Previous longitudinal studies, from childhood to young adulthood, have identified childhood risk factors, including younger age of onset of myopia1820 and higher myopic baseline SE,21 to be predictive of HM later in life. The Singapore Cohort of Risk factors for Myopia (SCORM) had shown that earlier age of onset of myopia was a risk factor for the development of HM in 11-year-olds.18 Similar results were found in a Denmark study, where children (9 to 12 years at baseline) with younger age of myopia onset were more likely to develop HM after 8 years of follow-up (17–20 years old).19 In a population-based prospective cohort study of twins in Guangzhou, China, with a 12-year annual follow-up, the risk of HM was high in children with myopia onset during the early school ages (mean ± standard deviation [SD] age at myopia onset, 11.7 ± 2.0 years).20 In the Correction of Myopia Evaluation Trial (COMET), including children aged 6 to 11 years at baseline, younger age and higher myopic SE at baseline were identified as significant risk factors for developing HM after 7 years of follow-up.21 
Better understanding of the impact of early childhood myopia progression on the development of HM later in life (with the associated risk of VI) can potentially guide clinical management for timely interventions. However, few, if any, prospective longitudinal studies have examined the specific role of early childhood myopia progression as a risk factor for teenage HM. In the current study, we aimed to evaluate the association of short- and long-term SE progression in childhood with teenage HM using data from the longitudinal SCORM cohort. 
Methods
Study Population
SCORM is a prospective cohort whereby children from grades 1 to 3 were recruited from three Singapore schools (n = 1979), and the methodology has been described previously.2224 At baseline, children were excluded if they had serious medical conditions, such as leukemia or heart disorders, or syndrome-associated with myopia, or any eye disorders, such as congenital cataract.2527 Data for this study was derived from 1051 children who attended a minimum of 3 visits, including the baseline (1999–2001, aged 6–11 years) and the last follow-up visit (2007, teenagers aged 12 to 19 years, consistent with the World Health Organization's definition of adolescence28). Of the 1051 children, we excluded those with HM (n = 27) and AL ≥ 25 mm (n = 47) at baseline. We further excluded 96 children that developed HM and 120 that developed AL ≥ 25 mm within the initial 3-year time frame. For the final analysis, 928 children with SE data and 859 children with AL data were included. Seven annual follow-up visits (mean ± SD = 6.9 ± 1.0 follow-up years, range = 6 to 8) were conducted in the schools and all children examined at the last follow-up were included in this study (Fig. 1). The study was conducted in accordance with the tenets of the Declaration of Helsinki and was approved by the Ethics Committee at the Singapore Eye Research Institute and the Centralized Institutional Review Boards of the Singapore Health Services (2016/2215). Written informed consent was obtained from the parents after the nature of the study was explained.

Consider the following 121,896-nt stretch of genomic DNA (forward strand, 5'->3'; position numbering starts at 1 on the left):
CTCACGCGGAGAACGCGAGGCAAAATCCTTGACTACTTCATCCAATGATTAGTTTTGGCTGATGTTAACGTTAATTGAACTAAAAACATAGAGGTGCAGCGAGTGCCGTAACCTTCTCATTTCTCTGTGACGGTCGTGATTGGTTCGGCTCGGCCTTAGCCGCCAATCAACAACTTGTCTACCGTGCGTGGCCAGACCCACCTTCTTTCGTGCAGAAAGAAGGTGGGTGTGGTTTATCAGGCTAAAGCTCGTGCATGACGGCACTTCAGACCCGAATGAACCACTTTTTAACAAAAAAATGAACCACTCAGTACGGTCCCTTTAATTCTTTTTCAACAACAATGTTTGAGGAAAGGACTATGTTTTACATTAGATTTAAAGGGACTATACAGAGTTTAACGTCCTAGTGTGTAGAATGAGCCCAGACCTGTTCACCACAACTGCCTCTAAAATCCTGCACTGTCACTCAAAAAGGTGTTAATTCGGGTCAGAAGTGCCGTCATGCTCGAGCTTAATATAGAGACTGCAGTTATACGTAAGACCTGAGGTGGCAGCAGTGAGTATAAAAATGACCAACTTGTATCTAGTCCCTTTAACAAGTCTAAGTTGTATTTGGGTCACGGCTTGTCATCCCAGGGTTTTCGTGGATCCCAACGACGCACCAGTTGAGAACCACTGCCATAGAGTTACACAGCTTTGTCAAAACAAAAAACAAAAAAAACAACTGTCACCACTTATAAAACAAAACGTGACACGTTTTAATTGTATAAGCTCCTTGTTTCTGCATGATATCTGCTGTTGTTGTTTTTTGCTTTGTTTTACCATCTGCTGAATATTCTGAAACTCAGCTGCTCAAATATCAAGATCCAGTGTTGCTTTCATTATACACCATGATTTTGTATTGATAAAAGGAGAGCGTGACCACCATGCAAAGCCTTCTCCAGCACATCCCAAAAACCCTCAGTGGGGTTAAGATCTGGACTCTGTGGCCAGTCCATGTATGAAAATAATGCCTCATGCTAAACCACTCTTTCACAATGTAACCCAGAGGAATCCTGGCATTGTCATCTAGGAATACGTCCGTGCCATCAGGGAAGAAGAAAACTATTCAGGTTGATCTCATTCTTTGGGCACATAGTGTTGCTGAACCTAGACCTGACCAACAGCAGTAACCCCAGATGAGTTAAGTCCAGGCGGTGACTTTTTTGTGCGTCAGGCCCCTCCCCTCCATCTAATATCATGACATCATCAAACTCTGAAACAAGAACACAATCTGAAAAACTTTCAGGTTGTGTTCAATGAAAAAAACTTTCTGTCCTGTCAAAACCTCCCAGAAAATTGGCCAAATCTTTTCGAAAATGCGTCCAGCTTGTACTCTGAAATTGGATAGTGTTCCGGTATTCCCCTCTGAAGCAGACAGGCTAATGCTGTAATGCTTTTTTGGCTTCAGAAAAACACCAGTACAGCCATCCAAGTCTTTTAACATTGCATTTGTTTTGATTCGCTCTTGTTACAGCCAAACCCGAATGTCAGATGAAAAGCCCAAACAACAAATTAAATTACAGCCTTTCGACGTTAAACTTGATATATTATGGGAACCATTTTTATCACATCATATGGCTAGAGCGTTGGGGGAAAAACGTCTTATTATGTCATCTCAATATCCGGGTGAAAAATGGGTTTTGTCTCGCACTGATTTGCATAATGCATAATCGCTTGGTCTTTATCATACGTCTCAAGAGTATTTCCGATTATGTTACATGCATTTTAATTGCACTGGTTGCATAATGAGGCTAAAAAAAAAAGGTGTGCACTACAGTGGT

Figure 1.
 
Follow-up status of eligible children for teenage years (12–19 years old) in SCORM.
Figure 1.
 
Follow-up status of eligible children for teenage years (12–19 years old) in SCORM.
Eye Measurements
Cycloplegic refraction was performed yearly. After the instillation of one drop of 0.5% proparacaine, cycloplegia was achieved with 3 drops of 1% cyclopentolate instilled at 5-minute intervals. After an interval of at least 30 minutes after the last eye drop, cycloplegic autorefraction was performed with a table-mounted autorefractor (model RK5; Canon, Japan). Five measurements were performed per eye (all readings <0.25 D apart) and total mean was used for analysis. AL measurements were obtained after instillation of 1 drop of 0.5% proparacaine. Contact ultrasound biometry was performed (Echoscan model US-800, probe frequency 10 mHz; Nidek Co., Ltd., Tokyo Japan). The average of six measurements was taken and accepted only if the SD of these readings was less than 0.12 mm. SE for each eye was calculated as sphere power plus half cylinder power. 
Assessment of Covariates
Height (cm) was measured with students standing and without shoes.29 Questionnaires in English, Chinese, and Malay were administered to parents by a trained interviewer at the baseline visit. The questionnaires were administered to obtain demographic data, including the child's race, books read per week, and time spent outdoors (hours per week [h/wk]), as well as parental risk factors, such as mother's education level and number of parents with myopia.23 Parents were considered myopic if they were wearing corrective lenses to see at distance. Time spent outdoors in teenage years was recorded separately for school weekdays and school weekends using an adapted version of the Sydney Myopia Study questionnaire and was defined as the sum of outdoor leisure and outdoor sporting activities.30 
Predictors of Teenage HM and AL ≥ 25 mm
Myopia was defined as an SE ≤ −0.5 D and HM as an SE ≤ −5 D. The outcomes of interest were teenage HM and AL ≥ 25 mm (top tertile cut point), teenage SE and AL at the last follow-up. Baseline SE (D) and AL (mm), age of myopia onset (y, years), 3 and 1-year mean SE progression (D/y), and 3 and 1-year mean AL progression (mm/y) were evaluated as predictive factors. We measured SE progression over the initial period of 3 years in children without myopia (SE > −0.5 D) and in children with mild to moderate myopia (SE ≤ −0.5 D to >−5 D) at baseline. Three-year mean SE and AL progression, defined as annual progression over a period of 3 years, were calculated as (SE at visit 4-SE at baseline)/3 and (AL at visit 4-AL at baseline)/3. One-year mean SE and AL progression, defined as progression over a period of 1 year, were calculated as (SE at visit 2-SE at baseline) and (AL at visit 2-AL at baseline).